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  #16 (permalink)  
Old 09-04-2018, 05:43 PM
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Quote:
Originally Posted by joe_padavano View Post
So, still no emergency brake...

Sorry, none of those are reasons not to have a functioning mechanical e-brake, just excuses to use after your hydraulic brakes go out and you run into something.
Have to agree. If the master goes up the line lock gizmo does nothing. The ending is going to be violent.

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  #17 (permalink)  
Old 09-04-2018, 06:07 PM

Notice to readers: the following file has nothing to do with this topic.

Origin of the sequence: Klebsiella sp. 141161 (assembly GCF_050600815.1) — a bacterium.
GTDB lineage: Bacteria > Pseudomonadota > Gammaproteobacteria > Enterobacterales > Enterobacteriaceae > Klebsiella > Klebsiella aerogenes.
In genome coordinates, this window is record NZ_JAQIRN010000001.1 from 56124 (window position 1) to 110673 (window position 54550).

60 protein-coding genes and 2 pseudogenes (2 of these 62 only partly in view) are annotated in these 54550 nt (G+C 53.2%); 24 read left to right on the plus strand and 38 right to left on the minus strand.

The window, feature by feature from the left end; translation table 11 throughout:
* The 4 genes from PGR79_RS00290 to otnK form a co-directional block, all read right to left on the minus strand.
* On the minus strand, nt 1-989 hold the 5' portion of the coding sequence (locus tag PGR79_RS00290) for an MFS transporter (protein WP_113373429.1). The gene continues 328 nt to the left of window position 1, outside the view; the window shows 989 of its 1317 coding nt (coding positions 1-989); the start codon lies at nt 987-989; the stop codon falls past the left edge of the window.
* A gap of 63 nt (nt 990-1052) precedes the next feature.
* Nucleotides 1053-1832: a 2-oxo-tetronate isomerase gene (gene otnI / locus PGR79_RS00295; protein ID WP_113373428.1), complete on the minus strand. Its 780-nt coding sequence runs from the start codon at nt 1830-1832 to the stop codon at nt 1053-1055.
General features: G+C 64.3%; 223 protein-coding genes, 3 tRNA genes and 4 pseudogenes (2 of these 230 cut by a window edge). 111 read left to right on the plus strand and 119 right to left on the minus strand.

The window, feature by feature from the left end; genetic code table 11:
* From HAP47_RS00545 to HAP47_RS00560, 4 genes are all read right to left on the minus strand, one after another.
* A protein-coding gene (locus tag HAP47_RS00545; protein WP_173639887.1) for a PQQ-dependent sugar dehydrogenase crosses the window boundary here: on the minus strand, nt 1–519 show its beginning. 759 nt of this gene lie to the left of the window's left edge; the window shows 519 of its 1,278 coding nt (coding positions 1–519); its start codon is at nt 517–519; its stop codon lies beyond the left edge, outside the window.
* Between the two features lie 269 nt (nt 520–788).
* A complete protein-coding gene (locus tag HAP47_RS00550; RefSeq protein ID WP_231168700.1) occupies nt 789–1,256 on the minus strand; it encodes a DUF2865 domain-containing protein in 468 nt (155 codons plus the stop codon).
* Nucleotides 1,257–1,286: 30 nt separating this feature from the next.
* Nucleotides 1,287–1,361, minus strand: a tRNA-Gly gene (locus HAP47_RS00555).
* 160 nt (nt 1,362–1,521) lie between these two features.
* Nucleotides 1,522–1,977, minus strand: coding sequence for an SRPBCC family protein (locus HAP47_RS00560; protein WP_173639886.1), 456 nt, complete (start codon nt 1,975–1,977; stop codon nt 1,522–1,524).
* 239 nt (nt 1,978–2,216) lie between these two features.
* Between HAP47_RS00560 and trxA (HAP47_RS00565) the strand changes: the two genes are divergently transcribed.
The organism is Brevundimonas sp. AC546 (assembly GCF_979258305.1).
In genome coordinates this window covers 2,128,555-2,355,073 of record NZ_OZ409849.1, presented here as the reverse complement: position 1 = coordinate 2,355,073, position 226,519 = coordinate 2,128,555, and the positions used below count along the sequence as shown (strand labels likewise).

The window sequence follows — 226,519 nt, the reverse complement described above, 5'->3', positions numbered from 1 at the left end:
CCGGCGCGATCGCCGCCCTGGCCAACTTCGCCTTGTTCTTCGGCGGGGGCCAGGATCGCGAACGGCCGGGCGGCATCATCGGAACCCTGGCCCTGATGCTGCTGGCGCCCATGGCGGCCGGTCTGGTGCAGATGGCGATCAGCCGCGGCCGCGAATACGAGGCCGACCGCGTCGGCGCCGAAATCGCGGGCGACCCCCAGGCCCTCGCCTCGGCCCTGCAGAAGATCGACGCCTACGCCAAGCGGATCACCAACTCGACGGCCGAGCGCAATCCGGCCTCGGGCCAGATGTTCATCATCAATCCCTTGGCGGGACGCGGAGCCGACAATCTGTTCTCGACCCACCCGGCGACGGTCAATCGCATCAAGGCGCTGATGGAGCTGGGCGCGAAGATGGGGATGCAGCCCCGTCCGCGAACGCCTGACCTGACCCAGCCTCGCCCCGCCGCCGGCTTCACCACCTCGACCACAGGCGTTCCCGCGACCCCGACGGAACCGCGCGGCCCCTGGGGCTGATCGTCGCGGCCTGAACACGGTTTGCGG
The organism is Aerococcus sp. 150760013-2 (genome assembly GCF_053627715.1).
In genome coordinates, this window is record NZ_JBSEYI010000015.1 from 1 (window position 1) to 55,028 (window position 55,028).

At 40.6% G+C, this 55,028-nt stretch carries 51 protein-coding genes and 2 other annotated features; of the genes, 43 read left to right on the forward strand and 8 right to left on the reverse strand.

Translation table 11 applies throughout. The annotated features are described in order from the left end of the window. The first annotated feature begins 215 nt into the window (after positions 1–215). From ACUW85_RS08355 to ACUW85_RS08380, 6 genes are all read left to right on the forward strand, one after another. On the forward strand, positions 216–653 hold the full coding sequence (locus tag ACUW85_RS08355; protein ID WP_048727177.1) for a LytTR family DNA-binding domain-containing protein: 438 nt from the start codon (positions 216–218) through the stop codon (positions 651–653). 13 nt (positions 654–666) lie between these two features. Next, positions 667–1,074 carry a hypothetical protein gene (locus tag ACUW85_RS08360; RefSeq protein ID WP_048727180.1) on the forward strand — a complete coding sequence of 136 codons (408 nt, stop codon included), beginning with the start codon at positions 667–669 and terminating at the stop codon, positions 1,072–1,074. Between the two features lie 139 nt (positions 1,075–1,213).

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I live in a flat part of Michigan. I have not had a functioning parking break on any of my automatics. Manuals are a different story. Those get a mechanical and left in gear.

Cables rust, get crushed, or get hung up on things. Oh yeah they also freeze.

I just had this on a 00 beetle last summer. They put the cable along the underside of the belly. Came over a 6" speed hump and crushed the cable. When I went to release it the thing stuck. Went out back and cut the cables and later replaced them.

If the line was ran to just one of the front wheels or in a better manner to the rear then it would have not been a issue.

For short term parking a "line lock" works fine.

I do agree that a mechanical parking break is best. But you may have something like single stock exhaust and want to go duals which means you need to move everything around.

If you have a suspension that flexes then running a cable becomes difficult. A lock of some sort is used to hold caliper pressure using the flexible lines.